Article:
Published: 12:18, August 29, 2023 | Updated: 12:18, August 29, 2023
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Big role for refinancing bonds seen
By Liu Zhihua

Local govts might be allowed to fund areas with heavy financial burdens

In this undated file photo, a cashier at a bank in Taiyuan, Shanxi province counts renminbi notes. (PHOTO / CHINA DAILY)

China will likely allow local governments to issue special refinancing bonds for funding a few areas with heavy financial burdens, experts said on Monday.

Such bonds may be a better option than a large-range bailouts for debt-laden local government financing vehicles (LGFVs), they said.

China, they added, would do well to urge provincial governments to adopt measures like extending debt maturities and selling State-owned assets in order to address their debt risks.

They also stressed it is unnecessary for China to establish asset management companies or AMCs at the central level to defuse such risks, as there is ample policy room as well as other instruments to avoid local government debt defaults in a market-oriented manner and in a proper and timely way.

In a video meeting held earlier this month, the country's financial regulators stressed coordinated efforts to prevent and defuse local government debt risks. They called for enriching policy tools and measures for the purpose, strengthening risk assessment and prevention mechanisms, and pushing forward the process of defusing debt risks in key regions so as to preempt systemic fiscal risks.

Li Rong, a professor at the Renmin University of China's School of Finance, expects China to unveil a new round of differentiated measures soon, to deal with local government debt issues.

Li, whom the country's finance authorities often consult, also said the so-called hidden debts of local governments, or local government financing vehicles' borrowings, in particular, are usually not part of budgeted government debt. But, they are sponsored by local governments and have relatively high costs.

"Some provincial-level regions, including Tianjin and those in Southwest China, are facing intensified financial difficulties. A feasible way (to solve the problem) is to replace their hidden debts introduced by LGFVs with new local government bonds as there is still space in the national budget for local government debt," Li said.

Through such new bonds, the hidden debts can be swapped for legal bonds with a longer maturity, which will also be cheaper.

The top authorities should not, and probably will not, directly bail out troubled LGFVs in all regions, because that will create the risk of moral hazard, Li said, adding provincial governments should take primary responsibility and use measures like bank loan restructuring and asset sales to raise funds for debt repayments.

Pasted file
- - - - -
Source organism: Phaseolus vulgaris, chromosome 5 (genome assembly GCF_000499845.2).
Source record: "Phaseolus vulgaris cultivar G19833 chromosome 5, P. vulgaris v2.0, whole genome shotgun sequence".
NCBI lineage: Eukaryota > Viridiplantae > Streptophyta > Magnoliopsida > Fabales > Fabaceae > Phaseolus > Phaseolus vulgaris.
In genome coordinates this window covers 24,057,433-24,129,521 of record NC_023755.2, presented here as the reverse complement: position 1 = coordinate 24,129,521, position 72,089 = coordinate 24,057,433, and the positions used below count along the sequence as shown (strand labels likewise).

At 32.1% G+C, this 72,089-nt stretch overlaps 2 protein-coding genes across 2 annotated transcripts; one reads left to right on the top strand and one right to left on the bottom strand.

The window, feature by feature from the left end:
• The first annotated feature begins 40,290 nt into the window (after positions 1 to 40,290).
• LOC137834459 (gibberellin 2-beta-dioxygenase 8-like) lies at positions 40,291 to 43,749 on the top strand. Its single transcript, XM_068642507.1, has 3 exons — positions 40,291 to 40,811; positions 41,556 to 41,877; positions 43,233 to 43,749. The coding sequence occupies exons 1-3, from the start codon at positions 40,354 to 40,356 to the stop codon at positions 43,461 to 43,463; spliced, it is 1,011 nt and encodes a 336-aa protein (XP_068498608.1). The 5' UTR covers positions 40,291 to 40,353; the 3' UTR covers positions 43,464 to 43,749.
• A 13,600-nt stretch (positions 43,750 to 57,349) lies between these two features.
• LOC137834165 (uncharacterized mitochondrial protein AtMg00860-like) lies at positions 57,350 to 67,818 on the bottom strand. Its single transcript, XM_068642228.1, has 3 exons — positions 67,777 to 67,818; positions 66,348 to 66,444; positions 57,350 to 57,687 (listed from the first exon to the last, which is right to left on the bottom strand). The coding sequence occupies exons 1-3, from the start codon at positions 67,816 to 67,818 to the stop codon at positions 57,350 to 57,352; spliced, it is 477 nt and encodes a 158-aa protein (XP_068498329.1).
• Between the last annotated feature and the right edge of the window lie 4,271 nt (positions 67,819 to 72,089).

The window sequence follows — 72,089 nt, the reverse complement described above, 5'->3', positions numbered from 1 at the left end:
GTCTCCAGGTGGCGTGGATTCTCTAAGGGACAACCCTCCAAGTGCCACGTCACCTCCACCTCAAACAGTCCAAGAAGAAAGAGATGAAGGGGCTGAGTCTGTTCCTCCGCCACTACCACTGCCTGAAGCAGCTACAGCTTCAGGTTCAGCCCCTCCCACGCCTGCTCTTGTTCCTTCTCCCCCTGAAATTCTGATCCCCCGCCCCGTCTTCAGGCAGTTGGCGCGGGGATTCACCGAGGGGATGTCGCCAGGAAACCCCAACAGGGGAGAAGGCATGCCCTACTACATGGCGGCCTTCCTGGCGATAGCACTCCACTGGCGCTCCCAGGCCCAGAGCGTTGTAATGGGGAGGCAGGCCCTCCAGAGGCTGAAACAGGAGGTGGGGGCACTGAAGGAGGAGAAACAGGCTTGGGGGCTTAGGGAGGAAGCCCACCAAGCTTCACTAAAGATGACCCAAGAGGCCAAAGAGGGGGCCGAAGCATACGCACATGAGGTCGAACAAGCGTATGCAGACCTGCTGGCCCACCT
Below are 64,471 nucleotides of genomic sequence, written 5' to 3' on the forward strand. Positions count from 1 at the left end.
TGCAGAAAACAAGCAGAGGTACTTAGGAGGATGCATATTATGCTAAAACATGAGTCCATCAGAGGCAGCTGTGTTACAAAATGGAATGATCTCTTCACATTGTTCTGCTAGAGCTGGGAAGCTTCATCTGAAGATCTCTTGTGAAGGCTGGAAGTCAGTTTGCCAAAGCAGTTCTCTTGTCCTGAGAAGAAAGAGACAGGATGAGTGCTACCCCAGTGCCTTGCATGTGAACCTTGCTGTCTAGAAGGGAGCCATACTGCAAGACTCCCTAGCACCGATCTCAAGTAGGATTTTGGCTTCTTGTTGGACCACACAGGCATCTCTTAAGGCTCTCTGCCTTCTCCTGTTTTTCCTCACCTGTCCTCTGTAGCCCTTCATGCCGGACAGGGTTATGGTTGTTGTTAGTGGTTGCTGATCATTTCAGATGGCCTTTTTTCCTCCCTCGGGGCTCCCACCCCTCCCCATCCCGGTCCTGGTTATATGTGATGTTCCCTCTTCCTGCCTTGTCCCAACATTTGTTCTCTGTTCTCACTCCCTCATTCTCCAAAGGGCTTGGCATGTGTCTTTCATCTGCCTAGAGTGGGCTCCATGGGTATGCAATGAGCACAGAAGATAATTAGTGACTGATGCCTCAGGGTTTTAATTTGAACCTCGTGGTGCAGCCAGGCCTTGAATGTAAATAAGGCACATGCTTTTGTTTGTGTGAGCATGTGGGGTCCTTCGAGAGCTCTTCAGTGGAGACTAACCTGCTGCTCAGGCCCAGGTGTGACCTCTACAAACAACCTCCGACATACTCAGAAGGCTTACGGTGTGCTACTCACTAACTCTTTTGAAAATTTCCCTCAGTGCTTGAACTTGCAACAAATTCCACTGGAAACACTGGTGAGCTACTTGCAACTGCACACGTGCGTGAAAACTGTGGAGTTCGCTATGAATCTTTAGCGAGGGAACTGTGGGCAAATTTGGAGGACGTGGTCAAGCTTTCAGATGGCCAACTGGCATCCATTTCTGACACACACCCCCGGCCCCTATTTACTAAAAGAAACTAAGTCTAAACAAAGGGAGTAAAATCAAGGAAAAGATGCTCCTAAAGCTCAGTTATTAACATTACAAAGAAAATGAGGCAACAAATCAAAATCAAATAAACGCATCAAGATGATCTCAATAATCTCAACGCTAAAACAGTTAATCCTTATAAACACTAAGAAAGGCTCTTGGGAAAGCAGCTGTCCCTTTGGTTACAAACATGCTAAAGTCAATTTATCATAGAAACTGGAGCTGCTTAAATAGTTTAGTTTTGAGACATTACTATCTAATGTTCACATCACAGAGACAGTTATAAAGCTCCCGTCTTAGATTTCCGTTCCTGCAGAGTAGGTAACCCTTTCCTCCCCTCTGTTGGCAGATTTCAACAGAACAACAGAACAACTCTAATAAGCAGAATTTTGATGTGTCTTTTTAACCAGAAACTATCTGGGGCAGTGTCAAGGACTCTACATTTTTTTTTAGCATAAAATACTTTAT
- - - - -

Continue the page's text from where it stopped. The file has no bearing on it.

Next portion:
In emergencies, establishing provincial-level AMCs may be an option. It should, however, be used with extreme prudence, he said.

Official data showed that outstanding local government debt totaled 37.56 trillion yuan ($5.15 trillion) by the end of May, while the official budget cap is 42.16 trillion yuan.

The figure does not consider hidden debts introduced by LGFVs, for which estimates vary from less than 40 trillion yuan to more than 50 trillion yuan.

Davis Sun, senior director of APAC International Public Finance at Fitch Ratings, estimated that around one-third of debts of LGFVs are in the form of bonds, while the rest are mainly bank loans and debt from non-banking institutions.

Sun said many market observers expect that replacing short-term and costly LGFV debts with local government refinancing bonds that have long-term maturities and low costs, will shift the debt taken on by LGFVs onto local governments' balance sheets and mitigate LGFVs' refinancing risk, and yet such a measure cannot be widely used due to the risk of moral hazard and local government debt ceilings.

Financial institution-led loan restructuring and disposal of LGFV assets are also options, although it may only be carried out selectively, he said.

"As the meeting of the Political Bureau of the Communist Party of China Central Committee held on July 24 stipulated that the country will effectively prevent and defuse local debt risks via a package of debt-relief measures, a new round of debt-relief measures with more inter-governmental coordination may be unveiled soon," he said.

"Defusing debt risks doesn't mean paying off all debts, but rather, it aims at avoiding the manifestation of systemic risk through debt restructuring, and that's an achievable goal," he said.

In a report on the budget execution this year submitted to the country's top legislature on Monday, Liu Kun, minister of finance, said China will strengthen its proactive fiscal policy, prevent and address local government debt risks, and further tighten financial discipline.

An Xinhua, director of Beijing Loyalty & Talent Law Firm, said authorities concerned should provide repayment assistance to LGFV debts that are introduced to support non-commercial investment projects.

liuzhihua@chinadaily.com.cn